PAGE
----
During Cruz's trial, the Assistant District Attorney who handled the case, John Fine, twice referred to matters knowledge of which, Cruz contended then as he contends today, Fine could only have acquired, whether directly or indirectly, through electronic surveillance. As explained in my prior opinion:

In cross-examining one of Cruz's witnesses during the trial, the prosecutor questioned him about a book which was never mentioned on direct examination and which Cruz's counsel claimed had been discussed on the telephone by him two days earlier. During his summation, the prosecutor referred to the trial testimony of an individual who in fact had never testified at the trial. The individual had allegedly been discussed as a possible defense character witness the day before in a telephone conversation between Cruz's counsel and a third party.

Id. at 524.

At trial and since, Cruz has argued convincingly that there was little "likelihood that this information discussed by the prosecutor could have come from any source other than a wiretap." Id. Nonetheless, the trial court and two levels of state appellate courts refused to compel the state to make the showing required by 18 U.S.C. § 3504, which applies to the state as well as to the federal government,[1] that Cruz had not been the subject of illegal electronic surveillance. At trial, the court ruled that petitioner's claim was premature. Post-conviction, the court failed to reach the merits of Cruz's wiretap claim, and concerned itself only with allowing counsel to build a record on which an appellate court could rule. On appeal, the Court of Appeals concluded that the trial court had reached the merits of petitioner's claim, and therefore declined to remand the case for further proceedings.[2]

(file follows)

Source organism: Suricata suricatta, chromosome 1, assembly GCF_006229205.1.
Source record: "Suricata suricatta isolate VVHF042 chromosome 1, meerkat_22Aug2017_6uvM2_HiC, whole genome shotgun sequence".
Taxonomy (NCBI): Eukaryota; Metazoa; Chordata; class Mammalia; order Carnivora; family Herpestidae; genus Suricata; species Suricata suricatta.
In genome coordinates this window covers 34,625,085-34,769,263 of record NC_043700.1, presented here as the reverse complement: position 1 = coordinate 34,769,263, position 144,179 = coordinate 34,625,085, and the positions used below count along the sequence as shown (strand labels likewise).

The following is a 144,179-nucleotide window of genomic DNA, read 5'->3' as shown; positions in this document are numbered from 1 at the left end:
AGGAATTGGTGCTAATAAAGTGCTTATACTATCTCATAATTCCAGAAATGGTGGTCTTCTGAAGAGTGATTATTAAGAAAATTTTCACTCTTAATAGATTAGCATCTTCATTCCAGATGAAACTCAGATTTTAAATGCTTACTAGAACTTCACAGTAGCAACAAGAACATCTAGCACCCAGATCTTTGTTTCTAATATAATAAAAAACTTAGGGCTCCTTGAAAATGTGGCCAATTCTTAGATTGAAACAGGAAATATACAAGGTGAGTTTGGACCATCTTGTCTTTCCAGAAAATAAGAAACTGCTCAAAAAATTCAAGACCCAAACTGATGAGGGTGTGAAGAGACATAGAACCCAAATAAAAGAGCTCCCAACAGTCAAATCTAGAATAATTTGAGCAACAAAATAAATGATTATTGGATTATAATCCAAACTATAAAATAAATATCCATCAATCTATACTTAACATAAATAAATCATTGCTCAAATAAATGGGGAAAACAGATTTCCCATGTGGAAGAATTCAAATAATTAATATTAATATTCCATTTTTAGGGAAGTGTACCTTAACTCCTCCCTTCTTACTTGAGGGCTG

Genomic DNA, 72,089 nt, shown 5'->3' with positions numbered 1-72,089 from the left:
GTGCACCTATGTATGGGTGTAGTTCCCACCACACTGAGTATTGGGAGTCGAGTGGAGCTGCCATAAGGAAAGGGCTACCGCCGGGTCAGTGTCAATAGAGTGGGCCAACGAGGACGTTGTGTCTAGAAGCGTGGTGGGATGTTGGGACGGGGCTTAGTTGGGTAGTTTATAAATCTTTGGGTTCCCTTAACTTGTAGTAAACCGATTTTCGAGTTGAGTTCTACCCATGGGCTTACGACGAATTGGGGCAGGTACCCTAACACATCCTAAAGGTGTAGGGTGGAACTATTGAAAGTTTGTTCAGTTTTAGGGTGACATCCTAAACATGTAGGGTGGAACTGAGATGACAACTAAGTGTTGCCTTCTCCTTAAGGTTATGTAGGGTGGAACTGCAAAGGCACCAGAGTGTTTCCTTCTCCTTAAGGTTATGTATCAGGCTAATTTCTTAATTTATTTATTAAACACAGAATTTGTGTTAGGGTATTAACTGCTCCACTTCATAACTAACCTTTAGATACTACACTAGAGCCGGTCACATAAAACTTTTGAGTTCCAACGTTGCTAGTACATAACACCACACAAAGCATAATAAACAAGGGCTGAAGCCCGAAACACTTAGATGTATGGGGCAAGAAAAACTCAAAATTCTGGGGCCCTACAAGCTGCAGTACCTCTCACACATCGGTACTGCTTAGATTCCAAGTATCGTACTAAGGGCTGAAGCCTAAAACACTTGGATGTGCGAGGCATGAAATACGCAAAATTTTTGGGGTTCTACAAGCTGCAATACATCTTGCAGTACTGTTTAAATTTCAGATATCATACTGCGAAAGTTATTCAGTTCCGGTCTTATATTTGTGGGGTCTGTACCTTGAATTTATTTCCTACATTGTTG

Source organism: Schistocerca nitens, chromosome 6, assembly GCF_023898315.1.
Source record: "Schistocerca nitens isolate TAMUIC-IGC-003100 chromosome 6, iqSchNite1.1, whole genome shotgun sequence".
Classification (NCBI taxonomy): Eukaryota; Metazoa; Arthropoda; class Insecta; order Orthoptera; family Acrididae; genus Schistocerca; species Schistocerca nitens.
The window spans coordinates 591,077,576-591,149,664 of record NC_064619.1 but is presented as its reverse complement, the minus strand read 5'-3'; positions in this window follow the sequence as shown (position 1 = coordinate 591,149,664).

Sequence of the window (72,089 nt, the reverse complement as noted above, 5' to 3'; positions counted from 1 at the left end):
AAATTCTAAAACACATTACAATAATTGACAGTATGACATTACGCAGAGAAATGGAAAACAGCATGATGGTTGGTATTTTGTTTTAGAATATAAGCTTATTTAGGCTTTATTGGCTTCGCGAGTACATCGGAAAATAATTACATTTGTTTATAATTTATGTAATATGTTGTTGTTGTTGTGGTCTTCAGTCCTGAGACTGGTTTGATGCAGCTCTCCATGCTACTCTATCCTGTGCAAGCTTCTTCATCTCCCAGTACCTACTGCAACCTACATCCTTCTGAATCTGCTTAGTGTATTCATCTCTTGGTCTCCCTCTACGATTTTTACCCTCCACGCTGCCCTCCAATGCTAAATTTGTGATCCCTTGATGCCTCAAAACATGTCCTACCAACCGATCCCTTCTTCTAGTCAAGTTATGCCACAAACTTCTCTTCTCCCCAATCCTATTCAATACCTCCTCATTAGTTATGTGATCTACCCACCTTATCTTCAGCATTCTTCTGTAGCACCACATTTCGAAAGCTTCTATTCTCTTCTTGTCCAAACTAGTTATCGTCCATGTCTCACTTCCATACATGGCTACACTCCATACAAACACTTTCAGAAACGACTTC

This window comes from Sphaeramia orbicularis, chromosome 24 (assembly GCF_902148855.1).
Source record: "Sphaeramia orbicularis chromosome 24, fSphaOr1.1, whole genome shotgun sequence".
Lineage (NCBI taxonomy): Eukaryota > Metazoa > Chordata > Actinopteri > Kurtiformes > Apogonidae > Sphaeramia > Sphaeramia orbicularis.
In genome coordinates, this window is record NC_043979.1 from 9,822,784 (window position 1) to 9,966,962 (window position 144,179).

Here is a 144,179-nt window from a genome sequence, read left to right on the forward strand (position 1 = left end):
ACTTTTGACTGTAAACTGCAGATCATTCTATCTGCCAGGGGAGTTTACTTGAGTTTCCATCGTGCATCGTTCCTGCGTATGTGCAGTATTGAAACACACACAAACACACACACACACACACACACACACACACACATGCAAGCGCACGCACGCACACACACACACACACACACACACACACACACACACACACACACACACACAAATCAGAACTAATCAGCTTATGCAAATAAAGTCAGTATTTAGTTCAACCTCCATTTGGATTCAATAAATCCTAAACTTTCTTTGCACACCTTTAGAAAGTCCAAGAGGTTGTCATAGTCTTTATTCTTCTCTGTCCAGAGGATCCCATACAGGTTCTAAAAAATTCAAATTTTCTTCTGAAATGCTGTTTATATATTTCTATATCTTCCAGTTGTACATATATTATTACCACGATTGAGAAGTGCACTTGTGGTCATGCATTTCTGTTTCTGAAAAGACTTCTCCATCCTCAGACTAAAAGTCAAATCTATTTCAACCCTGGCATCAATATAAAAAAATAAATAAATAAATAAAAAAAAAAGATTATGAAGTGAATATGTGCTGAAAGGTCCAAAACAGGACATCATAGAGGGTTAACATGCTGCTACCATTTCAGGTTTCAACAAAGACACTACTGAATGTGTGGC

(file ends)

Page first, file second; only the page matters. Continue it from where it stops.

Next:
At the time of my last decision in this matter, I had before me two statements by the Assistant District Attorney on the subject of wiretapping in Mr. Cruz's case. The first, an unsworn oral denial made during the trial, is as follows:

*642 I have nothing no other statements by the witness on trial [the co-defendant], and nothing of an exculpatory nature of any kind, nor anything derived from any kind of surveillance of the nature [defense counsel] was talking about.